Thought to have originated from the French phrase “joindre les deux bouts de l’an” — which means to make both ends of the year meet — doing so financially is the goal of every household budget ever crafted.
Meanwhile, the rising prices of goods and services seem to continually outpace increases in salaries and wages. Thus, “making ends meet” is becoming more and more difficult for a lot of people to do with each passing year
However, it does remain a possibility.
With that in mind, here’s how to stop living paycheck to paycheck.
- Craft a Spending Plan
Hiding from reality doesn’t make it go away; it just makes the problems you fear worse. Too many people spend without paying attention, only to be surprised when the money runs out.
Stop right now and total up your monthly expenses.
Start with the necessities: food, shelter, utilities and transportation. Then add in all of the below-the-fold expenses, such as new clothes, entertainment and the like.
Next, tally up all of your sources of income to get an idea of how much money you’ll have coming in each month. Ideally, your income will exceed your expenditures. If it doesn’t, you’ll need to start looking for ways to cut back as well as ways to bring in more money.
- Avoid Lifestyle Creep
Human beings are remarkably adaptable. This can be both good and bad. When we’re making little money, we do the best we can to make it work for us. However, when an increase in pay comes, we’ll expand our spending to encompass that new income level. This is a mistake. Known as lifestyle creep, it can keep us living paycheck to paycheck, even as we make ever more money.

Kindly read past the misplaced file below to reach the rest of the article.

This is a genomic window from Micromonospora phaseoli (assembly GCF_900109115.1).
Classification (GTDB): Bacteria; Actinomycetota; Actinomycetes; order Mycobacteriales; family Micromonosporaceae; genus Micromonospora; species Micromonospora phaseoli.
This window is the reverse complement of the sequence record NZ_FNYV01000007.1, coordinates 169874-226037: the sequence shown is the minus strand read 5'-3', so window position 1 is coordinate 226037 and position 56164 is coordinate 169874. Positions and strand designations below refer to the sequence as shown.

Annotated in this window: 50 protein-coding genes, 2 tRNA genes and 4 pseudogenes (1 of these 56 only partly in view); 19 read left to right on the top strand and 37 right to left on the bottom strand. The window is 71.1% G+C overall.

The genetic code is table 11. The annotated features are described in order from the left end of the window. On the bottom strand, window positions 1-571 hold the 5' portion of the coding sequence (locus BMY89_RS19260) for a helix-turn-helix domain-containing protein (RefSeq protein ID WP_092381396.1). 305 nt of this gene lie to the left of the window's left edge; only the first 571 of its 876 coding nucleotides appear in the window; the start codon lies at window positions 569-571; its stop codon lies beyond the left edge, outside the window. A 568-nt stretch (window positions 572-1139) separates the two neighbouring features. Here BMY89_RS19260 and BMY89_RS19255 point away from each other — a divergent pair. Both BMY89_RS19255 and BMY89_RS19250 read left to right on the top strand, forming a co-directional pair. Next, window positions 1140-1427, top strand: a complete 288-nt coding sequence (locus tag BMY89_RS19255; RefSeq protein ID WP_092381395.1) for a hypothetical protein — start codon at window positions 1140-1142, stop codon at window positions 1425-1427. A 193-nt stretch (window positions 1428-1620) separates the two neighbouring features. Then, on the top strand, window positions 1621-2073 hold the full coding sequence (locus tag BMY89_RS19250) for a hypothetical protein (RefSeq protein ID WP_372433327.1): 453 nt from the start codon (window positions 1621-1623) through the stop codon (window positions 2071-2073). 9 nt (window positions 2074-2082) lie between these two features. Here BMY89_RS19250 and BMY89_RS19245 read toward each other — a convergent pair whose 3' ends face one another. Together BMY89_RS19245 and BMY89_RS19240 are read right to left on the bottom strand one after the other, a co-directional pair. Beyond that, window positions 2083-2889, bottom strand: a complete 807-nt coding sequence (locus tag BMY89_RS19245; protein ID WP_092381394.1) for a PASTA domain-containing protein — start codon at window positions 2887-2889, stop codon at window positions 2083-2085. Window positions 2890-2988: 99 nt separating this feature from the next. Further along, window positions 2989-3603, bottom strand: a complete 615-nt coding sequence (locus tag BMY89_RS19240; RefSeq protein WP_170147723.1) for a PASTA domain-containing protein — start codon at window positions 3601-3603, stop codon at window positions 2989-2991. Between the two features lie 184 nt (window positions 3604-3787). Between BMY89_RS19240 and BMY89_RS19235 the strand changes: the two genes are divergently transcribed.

The smart play is to funnel a significant portion of that increase into paying off debt and feeding it into savings to create an emergency fund. Once you’ve accomplished those goals, expand into saving for other future needs and wants. Get good at doing that, you’ll be able to live mostly without credit cards. This is an exceptionally worthy goal, as these Freedom Debt Relief reviews will illustrate.
- Eradicate Your Debt
Yeah, this sounds like a difficult thing to do when money is tight. However, part of the problem could be the way you’re servicing your debt. If you’re paying all of your credit accounts a proportional amount each month, you’re making those accounts harder to pay off.
A faster method is to make minimum payments on all except the one with the lowest balance — or the one with the highest interest rate. Then, hit that one with all of the money left over after making the minimum payments.
Let’s say you have five accounts on which you’re paying $300 monthly each and their minimum payments are $100. Paying $100 each on four of them leaves you $1100 to put toward the other one. Doing this until it is paid off gives you $1200 a month with which to pay down the next one, $1300 for the one after that, $1400 for the succeeding one and $1500 for the last one — all of which will also have been being paid down slightly in the interim.
Attacking the ones with the lowest balances first will give you an early win, which can encourage you to continue. Going after the ones with the highest interest rates first will cost you less overall, however it might also take longer to see accounts begin to fall away.
- Automate Your Savings
Having money set to the side before you get it will help you achieve your savings goals with minimal effort. Yes, it means less money will be available to spend freely each month. However, when you take this into consideration as part of your spending plan, you’ll find ways to work around it.
Ultimately, learning how to stop living paycheck-to-paycheck is simply a matter of — well — spending less and/or earning more. However, you do have to be smart about the way you use the money that gives you to derive the fullest benefit from it.